On day three, I was on the GS500. Fantastic!. More like my old CBR125 with a more power. We went through the CBT exercises again and some others to practice slow bike control. Everything was spot on. I had no problems at all on the bike. Then it was out on the road again. This time we went to Wolverhampton where the test was going to be taken. The instructor took us on the scenic route and we had a nice blast out in the country. I was up front and the instructor was talking me through positioning going round bends and giving lots of other valuable advice. This was great. I even started hanging off the bike slightly in the corners. Not something I consciously intended, but found myself doing anyway.

    I was riding with my visor open due to it being hot. A wasp settled on my eyebrow and kept me company for a bit. I had to a quick look over right shoulder to get rid of him. Soon though the fun was over and it was onto the serious stuff preparing for the test. We spent the rest of the day riding round the test routes, practicing controlled stops and U-turns. All our U-turns though that were great on the car park, went tits up. It was fixation on the kerbs that was the problem. I dropped the bike doing one, breaking the right brake lever. It was still serviceable, if a bit shorter, so we were ok to continue.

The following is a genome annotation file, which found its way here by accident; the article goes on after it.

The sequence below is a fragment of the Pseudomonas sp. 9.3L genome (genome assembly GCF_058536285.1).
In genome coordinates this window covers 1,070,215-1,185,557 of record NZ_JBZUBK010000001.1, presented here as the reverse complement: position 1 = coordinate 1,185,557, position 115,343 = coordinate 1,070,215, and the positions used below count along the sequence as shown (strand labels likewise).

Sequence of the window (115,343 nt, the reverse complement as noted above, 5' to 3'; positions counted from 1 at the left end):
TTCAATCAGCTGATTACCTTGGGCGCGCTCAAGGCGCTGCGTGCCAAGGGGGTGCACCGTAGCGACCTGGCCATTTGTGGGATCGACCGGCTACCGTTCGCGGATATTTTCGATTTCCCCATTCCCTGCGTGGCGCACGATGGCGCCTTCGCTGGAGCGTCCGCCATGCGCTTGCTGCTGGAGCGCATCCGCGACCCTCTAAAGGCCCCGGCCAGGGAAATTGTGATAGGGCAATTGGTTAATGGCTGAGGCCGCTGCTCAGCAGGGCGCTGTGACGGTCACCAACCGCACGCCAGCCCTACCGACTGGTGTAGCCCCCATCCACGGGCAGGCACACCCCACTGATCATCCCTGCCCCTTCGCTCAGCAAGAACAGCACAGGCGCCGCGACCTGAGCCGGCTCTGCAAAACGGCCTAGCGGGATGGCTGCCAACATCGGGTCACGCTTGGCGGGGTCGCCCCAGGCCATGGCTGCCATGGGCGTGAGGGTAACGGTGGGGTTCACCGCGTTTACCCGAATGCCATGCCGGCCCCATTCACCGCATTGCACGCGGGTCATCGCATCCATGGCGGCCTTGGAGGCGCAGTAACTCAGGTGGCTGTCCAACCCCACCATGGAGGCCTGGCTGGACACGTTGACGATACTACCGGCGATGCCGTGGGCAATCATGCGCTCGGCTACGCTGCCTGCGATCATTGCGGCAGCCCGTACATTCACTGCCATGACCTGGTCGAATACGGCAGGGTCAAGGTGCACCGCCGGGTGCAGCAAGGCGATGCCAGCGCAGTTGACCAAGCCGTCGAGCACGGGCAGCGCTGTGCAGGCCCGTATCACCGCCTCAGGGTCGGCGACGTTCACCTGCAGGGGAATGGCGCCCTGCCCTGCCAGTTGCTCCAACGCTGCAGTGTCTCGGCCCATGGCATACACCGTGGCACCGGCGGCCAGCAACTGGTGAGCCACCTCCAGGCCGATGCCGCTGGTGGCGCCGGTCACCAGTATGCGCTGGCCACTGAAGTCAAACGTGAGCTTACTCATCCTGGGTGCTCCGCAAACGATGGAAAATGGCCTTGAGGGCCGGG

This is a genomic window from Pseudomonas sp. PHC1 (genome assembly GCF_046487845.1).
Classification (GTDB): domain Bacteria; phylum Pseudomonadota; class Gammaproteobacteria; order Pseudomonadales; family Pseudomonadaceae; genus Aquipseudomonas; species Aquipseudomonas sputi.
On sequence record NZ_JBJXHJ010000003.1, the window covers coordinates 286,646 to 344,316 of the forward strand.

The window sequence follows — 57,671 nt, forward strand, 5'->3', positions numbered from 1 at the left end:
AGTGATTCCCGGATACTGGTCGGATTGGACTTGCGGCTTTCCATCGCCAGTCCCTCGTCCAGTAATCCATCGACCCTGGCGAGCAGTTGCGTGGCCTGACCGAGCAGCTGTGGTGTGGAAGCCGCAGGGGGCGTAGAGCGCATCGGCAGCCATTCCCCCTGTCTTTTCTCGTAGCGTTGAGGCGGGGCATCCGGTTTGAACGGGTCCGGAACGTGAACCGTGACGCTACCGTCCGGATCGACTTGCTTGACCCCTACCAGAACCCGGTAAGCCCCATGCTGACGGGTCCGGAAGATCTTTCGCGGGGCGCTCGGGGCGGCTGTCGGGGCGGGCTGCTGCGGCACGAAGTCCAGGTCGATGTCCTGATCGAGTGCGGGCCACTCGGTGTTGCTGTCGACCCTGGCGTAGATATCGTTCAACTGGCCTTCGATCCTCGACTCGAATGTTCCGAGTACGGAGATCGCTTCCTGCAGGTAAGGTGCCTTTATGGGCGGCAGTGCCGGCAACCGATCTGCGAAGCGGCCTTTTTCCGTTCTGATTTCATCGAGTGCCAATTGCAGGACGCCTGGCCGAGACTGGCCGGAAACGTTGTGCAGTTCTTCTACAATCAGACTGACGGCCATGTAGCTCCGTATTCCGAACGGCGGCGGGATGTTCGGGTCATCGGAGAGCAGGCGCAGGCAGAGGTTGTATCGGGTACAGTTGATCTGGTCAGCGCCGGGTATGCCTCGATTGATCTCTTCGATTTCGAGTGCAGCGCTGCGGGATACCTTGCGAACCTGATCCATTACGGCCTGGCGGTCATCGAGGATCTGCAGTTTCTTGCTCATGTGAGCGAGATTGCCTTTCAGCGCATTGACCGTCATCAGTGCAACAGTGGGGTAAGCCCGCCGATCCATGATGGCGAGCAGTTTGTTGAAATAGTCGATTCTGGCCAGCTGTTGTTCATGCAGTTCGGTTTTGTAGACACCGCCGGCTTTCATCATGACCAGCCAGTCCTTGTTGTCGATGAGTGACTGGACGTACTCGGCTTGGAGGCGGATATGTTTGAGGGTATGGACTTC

It was a very tiring stressful day and concentration was starting to fail towards the end. This lead me to punt the instructor’s bike up the rear at a junction when I thought he’d had gone. The most heinous bike crime of all, hitting another biker and even worse the instructor as well. When we were err… discussing the incident, I wondered why the instructor was waving his hand about as if to emphasize some points. Then I realised he’d hurt his wrist and was just exercising it. It started to get a bit hypnotic after a while. I felt bad about the accident, but we put it behind us and carried on. I finished this day on much higher note and at least knew I had the potential to pass the test. If not this time, then at least eventually. That is, if I didn’t kill the instructor first. Had an oops getting off the bike at the end the day back at Streetbike. My left leg cramped up, collapsed and the bike toppled over, falling on top of it. My leg hurt like hell but didn’t say anything as I wanted to finished off the week.